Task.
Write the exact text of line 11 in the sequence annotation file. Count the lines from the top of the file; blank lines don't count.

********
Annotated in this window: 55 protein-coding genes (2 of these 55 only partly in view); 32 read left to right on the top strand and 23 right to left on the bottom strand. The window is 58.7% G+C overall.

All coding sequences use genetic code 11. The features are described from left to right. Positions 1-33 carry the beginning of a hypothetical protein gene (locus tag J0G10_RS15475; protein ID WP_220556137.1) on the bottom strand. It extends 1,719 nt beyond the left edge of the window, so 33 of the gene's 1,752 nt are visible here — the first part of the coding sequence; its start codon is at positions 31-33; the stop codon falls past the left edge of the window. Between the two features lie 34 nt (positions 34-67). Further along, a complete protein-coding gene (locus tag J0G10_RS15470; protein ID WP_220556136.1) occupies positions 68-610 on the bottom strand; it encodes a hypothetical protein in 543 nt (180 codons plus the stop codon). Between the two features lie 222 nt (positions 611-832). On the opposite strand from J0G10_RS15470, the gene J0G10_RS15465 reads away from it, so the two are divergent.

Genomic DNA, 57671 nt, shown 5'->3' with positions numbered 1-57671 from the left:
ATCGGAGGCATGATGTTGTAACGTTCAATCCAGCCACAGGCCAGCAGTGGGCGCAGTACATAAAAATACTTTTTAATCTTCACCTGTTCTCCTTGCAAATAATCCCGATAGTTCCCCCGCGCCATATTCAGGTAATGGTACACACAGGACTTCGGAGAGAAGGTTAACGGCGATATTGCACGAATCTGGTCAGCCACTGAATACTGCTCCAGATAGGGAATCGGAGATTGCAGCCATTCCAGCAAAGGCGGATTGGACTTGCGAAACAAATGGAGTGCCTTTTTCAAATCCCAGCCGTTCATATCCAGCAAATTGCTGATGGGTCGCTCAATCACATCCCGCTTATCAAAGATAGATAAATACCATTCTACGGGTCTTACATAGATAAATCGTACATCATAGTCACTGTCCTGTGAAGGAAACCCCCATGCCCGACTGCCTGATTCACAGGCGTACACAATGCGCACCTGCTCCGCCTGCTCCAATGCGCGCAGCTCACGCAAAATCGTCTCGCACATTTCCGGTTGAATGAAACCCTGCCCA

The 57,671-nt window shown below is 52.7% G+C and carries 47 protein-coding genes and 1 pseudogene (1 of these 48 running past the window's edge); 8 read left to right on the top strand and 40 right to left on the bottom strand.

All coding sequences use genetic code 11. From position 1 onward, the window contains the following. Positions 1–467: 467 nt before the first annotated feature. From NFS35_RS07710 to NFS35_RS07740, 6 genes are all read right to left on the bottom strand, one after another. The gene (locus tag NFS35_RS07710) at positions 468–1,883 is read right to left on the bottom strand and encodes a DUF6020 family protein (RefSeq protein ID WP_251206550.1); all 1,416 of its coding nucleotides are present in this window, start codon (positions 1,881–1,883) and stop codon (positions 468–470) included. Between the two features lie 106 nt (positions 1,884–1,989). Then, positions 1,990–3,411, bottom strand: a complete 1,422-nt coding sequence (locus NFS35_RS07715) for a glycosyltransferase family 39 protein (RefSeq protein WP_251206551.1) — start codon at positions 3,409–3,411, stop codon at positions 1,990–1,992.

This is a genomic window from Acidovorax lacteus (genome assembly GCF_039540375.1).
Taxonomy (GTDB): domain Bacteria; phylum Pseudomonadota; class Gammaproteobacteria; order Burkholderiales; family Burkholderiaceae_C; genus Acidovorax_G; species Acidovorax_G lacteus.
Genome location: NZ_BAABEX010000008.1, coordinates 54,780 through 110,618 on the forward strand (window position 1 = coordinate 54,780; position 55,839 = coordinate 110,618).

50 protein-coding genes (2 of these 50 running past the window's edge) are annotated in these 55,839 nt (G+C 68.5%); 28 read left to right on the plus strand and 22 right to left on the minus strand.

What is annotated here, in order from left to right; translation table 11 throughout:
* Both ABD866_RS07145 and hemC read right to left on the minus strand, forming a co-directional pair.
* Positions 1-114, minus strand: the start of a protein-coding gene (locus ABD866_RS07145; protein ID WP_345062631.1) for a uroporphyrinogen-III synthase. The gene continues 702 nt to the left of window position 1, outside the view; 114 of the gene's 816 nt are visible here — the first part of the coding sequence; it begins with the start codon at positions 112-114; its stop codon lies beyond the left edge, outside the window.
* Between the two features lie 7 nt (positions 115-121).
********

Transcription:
What is annotated here, in order from left to right; translation table 11 throughout: